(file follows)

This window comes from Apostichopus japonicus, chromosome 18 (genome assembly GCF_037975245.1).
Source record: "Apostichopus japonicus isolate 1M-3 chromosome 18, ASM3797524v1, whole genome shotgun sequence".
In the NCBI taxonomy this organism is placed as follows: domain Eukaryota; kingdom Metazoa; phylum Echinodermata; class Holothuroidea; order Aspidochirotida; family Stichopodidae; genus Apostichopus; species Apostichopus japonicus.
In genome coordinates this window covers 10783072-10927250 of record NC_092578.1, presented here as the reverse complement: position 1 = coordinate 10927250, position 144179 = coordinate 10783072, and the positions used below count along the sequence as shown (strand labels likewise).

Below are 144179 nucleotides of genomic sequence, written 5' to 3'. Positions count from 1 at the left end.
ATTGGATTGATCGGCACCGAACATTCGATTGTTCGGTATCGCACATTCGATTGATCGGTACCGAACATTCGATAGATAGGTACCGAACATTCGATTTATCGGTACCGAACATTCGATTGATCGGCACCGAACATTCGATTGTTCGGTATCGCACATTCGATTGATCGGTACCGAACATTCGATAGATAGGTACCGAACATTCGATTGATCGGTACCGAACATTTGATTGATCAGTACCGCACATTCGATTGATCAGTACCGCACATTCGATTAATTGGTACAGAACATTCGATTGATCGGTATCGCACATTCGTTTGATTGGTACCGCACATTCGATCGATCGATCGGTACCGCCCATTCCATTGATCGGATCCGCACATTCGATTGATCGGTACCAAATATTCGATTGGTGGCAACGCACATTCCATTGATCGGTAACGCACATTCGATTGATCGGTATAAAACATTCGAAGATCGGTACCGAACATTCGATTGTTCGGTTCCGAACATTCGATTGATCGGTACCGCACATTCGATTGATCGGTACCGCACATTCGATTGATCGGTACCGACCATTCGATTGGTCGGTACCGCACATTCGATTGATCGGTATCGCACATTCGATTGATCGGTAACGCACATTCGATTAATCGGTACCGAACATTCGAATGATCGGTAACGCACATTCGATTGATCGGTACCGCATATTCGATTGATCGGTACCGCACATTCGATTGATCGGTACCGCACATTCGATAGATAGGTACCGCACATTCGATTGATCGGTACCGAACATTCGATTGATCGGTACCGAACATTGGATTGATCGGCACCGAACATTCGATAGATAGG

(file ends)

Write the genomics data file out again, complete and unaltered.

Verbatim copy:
This window comes from Apostichopus japonicus, chromosome 18 (genome assembly GCF_037975245.1).
Source record: "Apostichopus japonicus isolate 1M-3 chromosome 18, ASM3797524v1, whole genome shotgun sequence".
In the NCBI taxonomy this organism is placed as follows: domain Eukaryota; kingdom Metazoa; phylum Echinodermata; class Holothuroidea; order Aspidochirotida; family Stichopodidae; genus Apostichopus; species Apostichopus japonicus.
In genome coordinates this window covers 10783072-10927250 of record NC_092578.1, presented here as the reverse complement: position 1 = coordinate 10927250, position 144179 = coordinate 10783072, and the positions used below count along the sequence as shown (strand labels likewise).

Below are 144179 nucleotides of genomic sequence, written 5' to 3'. Positions count from 1 at the left end.
ATTGGATTGATCGGCACCGAACATTCGATTGTTCGGTATCGCACATTCGATTGATCGGTACCGAACATTCGATAGATAGGTACCGAACATTCGATTTATCGGTACCGAACATTCGATTGATCGGCACCGAACATTCGATTGTTCGGTATCGCACATTCGATTGATCGGTACCGAACATTCGATAGATAGGTACCGAACATTCGATTGATCGGTACCGAACATTTGATTGATCAGTACCGCACATTCGATTGATCAGTACCGCACATTCGATTAATTGGTACAGAACATTCGATTGATCGGTATCGCACATTCGTTTGATTGGTACCGCACATTCGATCGATCGATCGGTACCGCCCATTCCATTGATCGGATCCGCACATTCGATTGATCGGTACCAAATATTCGATTGGTGGCAACGCACATTCCATTGATCGGTAACGCACATTCGATTGATCGGTATAAAACATTCGAAGATCGGTACCGAACATTCGATTGTTCGGTTCCGAACATTCGATTGATCGGTACCGCACATTCGATTGATCGGTACCGCACATTCGATTGATCGGTACCGACCATTCGATTGGTCGGTACCGCACATTCGATTGATCGGTATCGCACATTCGATTGATCGGTAACGCACATTCGATTAATCGGTACCGAACATTCGAATGATCGGTAACGCACATTCGATTGATCGGTACCGCATATTCGATTGATCGGTACCGCACATTCGATTGATCGGTACCGCACATTCGATAGATAGGTACCGCACATTCGATTGATCGGTACCGAACATTCGATTGATCGGTACCGAACATTGGATTGATCGGCACCGAACATTCGATAGATAGG